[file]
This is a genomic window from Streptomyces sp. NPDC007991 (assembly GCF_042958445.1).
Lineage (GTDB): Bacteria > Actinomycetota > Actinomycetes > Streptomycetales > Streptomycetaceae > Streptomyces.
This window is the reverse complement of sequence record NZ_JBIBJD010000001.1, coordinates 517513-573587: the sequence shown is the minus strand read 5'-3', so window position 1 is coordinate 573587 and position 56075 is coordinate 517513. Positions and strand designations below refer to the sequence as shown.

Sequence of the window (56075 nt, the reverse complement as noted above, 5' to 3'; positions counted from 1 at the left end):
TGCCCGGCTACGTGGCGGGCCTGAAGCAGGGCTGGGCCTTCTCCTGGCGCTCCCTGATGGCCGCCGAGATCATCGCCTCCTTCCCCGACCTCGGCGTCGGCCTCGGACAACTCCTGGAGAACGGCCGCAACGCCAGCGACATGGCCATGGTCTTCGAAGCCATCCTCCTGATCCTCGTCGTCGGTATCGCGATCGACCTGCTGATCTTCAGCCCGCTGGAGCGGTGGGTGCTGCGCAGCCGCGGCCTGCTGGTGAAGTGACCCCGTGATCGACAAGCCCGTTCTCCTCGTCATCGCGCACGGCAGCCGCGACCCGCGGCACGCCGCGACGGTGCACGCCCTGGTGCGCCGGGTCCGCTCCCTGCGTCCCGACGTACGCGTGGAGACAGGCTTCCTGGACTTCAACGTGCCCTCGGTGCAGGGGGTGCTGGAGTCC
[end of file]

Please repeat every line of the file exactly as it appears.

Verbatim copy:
This is a genomic window from Streptomyces sp. NPDC007991 (assembly GCF_042958445.1).
Lineage (GTDB): Bacteria > Actinomycetota > Actinomycetes > Streptomycetales > Streptomycetaceae > Streptomyces.
This window is the reverse complement of sequence record NZ_JBIBJD010000001.1, coordinates 517513-573587: the sequence shown is the minus strand read 5'-3', so window position 1 is coordinate 573587 and position 56075 is coordinate 517513. Positions and strand designations below refer to the sequence as shown.

Sequence of the window (56075 nt, the reverse complement as noted above, 5' to 3'; positions counted from 1 at the left end):
TGCCCGGCTACGTGGCGGGCCTGAAGCAGGGCTGGGCCTTCTCCTGGCGCTCCCTGATGGCCGCCGAGATCATCGCCTCCTTCCCCGACCTCGGCGTCGGCCTCGGACAACTCCTGGAGAACGGCCGCAACGCCAGCGACATGGCCATGGTCTTCGAAGCCATCCTCCTGATCCTCGTCGTCGGTATCGCGATCGACCTGCTGATCTTCAGCCCGCTGGAGCGGTGGGTGCTGCGCAGCCGCGGCCTGCTGGTGAAGTGACCCCGTGATCGACAAGCCCGTTCTCCTCGTCATCGCGCACGGCAGCCGCGACCCGCGGCACGCCGCGACGGTGCACGCCCTGGTGCGCCGGGTCCGCTCCCTGCGTCCCGACGTACGCGTGGAGACAGGCTTCCTGGACTTCAACGTGCCCTCGGTGCAGGGGGTGCTGGAGTCC